How to Sort Data Lists on a Single Field in Excel 2013

Every data list you put together in Excel 2013 will have some kind of preferred order for maintaining the records. You can sort on a single or multiple fields. Depending on the list, you may want to see the records in alphabetical order by last name.

In the case of a client data table, you may want to see the records arranged alphabetically by company name. In the case of the Employee Data list, the preferred order is in numerical order by the ID number assigned to each employee when he or she is hired.

When you initially enter records for a new data list, you no doubt enter them in either the preferred order or the order in which you retrieve their records. You will soon discover, you don’t have the option of adding subsequent records in that preferred order. Whenever you add a new record, Excel tacks that record onto the bottom of the database by adding a new row.

Suppose you originally enter all the records in a client data list in alphabetical order by company, and then you add the record for a new client: Pammy’s Pasta Palace. Excel puts the new record at the bottom of the barrel — in the last row right after Zastrow and Sons — instead of inserting it in its proper position, which is somewhere after Acme Pet Supplies.

This isn’t the only problem you can have with the original record order. Even if the records in the data list remain stable, the preferred order merely represents the order you use most of the time. What about those times when you need to see the records in another, special order?

For example, if you usually work with a client data list in numerical order by case number, you might instead need to see the records in alphabetical order by the client’s last name to quickly locate a client and look up his or her balance due in a printout.

When using records to generate mailing labels for a mass mailing, you want the records in zip code order. When generating a report for your account representatives showing which clients are in whose territory, you need the records in alphabetical order by state and maybe even by city.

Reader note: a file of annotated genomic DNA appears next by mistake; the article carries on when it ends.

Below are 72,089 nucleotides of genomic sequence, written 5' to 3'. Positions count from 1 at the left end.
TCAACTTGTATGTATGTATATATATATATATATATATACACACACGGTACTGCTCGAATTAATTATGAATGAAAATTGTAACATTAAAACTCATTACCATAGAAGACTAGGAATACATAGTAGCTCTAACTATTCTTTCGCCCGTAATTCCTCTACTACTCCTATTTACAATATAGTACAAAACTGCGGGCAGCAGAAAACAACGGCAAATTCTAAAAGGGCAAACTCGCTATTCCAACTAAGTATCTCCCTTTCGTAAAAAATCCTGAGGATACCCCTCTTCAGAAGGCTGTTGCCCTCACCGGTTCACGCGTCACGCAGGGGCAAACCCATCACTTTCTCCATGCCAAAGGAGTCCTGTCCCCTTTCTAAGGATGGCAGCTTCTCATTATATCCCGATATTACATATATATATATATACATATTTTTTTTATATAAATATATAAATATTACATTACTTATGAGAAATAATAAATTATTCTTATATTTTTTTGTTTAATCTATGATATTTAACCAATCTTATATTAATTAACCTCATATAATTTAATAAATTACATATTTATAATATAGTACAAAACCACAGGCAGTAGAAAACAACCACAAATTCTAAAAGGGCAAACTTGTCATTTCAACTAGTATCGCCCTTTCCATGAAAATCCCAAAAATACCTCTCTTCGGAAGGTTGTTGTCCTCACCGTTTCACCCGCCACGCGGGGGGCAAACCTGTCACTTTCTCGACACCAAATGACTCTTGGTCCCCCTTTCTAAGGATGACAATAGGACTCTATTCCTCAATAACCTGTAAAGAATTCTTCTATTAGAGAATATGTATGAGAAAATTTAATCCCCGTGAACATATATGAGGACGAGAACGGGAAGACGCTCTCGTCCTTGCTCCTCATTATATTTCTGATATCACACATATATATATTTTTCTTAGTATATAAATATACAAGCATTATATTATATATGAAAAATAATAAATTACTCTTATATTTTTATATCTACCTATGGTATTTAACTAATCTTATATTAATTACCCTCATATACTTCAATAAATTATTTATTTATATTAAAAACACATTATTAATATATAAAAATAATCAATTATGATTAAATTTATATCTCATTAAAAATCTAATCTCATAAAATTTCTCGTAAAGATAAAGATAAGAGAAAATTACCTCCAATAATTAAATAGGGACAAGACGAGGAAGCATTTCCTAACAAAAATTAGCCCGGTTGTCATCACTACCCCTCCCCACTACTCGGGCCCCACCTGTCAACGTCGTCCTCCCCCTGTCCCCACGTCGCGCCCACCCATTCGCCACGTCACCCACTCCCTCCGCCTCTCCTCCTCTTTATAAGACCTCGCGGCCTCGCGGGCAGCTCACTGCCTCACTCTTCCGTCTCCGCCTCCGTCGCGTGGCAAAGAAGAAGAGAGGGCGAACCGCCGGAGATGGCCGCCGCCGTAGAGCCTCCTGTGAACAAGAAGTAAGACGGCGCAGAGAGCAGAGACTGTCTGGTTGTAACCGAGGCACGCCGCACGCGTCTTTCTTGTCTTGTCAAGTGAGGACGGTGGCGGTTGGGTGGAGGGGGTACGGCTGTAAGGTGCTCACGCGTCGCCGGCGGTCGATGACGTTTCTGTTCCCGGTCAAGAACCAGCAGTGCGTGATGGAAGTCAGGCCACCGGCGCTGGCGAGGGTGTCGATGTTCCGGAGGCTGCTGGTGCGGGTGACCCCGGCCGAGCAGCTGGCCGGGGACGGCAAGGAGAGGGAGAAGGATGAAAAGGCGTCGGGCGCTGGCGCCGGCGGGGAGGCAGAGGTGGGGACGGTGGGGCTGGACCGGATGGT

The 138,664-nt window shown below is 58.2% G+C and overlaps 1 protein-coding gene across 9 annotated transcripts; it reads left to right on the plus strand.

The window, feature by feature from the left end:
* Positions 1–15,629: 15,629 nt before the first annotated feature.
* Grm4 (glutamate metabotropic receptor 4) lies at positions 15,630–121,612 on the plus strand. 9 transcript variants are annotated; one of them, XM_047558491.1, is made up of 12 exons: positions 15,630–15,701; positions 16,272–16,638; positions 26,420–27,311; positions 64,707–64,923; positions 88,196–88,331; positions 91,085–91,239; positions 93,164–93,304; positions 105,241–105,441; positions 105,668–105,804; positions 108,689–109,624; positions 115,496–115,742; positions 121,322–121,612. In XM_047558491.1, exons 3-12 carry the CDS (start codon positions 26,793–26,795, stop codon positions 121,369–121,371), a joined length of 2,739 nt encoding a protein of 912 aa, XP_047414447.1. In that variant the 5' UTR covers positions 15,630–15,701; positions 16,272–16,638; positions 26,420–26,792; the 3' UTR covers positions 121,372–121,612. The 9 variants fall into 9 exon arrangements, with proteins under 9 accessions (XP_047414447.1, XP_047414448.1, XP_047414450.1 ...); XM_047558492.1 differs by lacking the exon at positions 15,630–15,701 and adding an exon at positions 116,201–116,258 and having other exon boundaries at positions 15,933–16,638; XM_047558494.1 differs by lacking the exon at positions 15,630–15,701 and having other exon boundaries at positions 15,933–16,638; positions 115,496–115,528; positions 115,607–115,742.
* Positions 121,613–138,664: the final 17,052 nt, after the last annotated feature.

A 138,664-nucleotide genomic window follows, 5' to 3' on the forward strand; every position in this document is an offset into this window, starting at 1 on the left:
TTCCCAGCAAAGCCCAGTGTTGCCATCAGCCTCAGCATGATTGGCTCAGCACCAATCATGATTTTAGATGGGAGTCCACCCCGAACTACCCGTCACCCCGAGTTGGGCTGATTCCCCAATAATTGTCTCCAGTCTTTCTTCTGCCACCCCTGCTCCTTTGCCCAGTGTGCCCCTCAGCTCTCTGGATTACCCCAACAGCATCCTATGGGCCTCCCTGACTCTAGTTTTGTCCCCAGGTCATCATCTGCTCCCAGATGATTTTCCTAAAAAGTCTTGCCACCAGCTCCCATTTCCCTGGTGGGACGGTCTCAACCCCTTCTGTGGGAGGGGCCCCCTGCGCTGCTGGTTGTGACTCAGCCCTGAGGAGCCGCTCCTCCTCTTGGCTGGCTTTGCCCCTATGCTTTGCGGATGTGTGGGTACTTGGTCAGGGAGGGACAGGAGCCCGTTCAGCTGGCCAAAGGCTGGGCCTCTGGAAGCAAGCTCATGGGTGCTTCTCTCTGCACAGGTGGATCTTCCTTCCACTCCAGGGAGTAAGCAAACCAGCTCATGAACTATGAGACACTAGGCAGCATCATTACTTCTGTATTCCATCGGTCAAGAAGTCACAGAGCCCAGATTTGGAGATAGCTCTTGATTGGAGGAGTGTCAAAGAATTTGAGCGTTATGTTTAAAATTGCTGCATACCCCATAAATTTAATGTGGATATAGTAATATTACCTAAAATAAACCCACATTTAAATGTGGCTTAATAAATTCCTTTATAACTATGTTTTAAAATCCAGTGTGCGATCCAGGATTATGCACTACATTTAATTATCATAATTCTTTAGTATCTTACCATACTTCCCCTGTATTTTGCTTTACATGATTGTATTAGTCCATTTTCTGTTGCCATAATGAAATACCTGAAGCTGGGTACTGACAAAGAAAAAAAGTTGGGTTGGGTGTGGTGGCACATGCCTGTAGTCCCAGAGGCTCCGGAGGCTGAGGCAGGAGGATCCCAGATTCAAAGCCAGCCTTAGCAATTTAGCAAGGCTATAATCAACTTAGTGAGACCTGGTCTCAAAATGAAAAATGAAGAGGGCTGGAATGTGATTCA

To have Excel correctly sort the records in a data list, you must specify which field’s values determine the new order of the records. (Such fields are technically known as the sorting keys in the parlance of the database enthusiast.) Further, you must specify what type of order you want to create using the information in these fields. Choose from two possible orders:

  • Ascending order: Text entries are placed in alphabetical order from A to Z, values are placed in numerical order from smallest to largest, and dates are placed in order from oldest to newest.

  • Descending order: This is the reverse of alphabetical order from Z to A, numerical order from largest to smallest, and dates from newest to oldest.

When you need to sort the data list on only one particular field (such as the Record Number, Last Name, or Company field), you simply click that field’s AutoFilter button and then click the appropriate sort option on its drop-down list:

  • Sort A to Z or Sort Z to A in a text field

  • Sort Smallest to Largest or Sort Largest to Smallest in a number field

  • Sort Oldest to Newest or Sort Newest to Oldest in a date field

Excel then re-orders all the records in the data list in accordance with the new ascending or descending order in the selected field. If you find that you’ve sorted the list in error, simply click the Undo button on the Quick Access toolbar or press Ctrl+Z right away to return the list to its order before you selected one of these sort options.

Excel shows when a field has been used to sort the data list by adding an up or down arrow to its AutoFilter button. An arrow pointing up indicates that the ascending sort order was used and an arrow pointing down indicates that the descending sort order was used.

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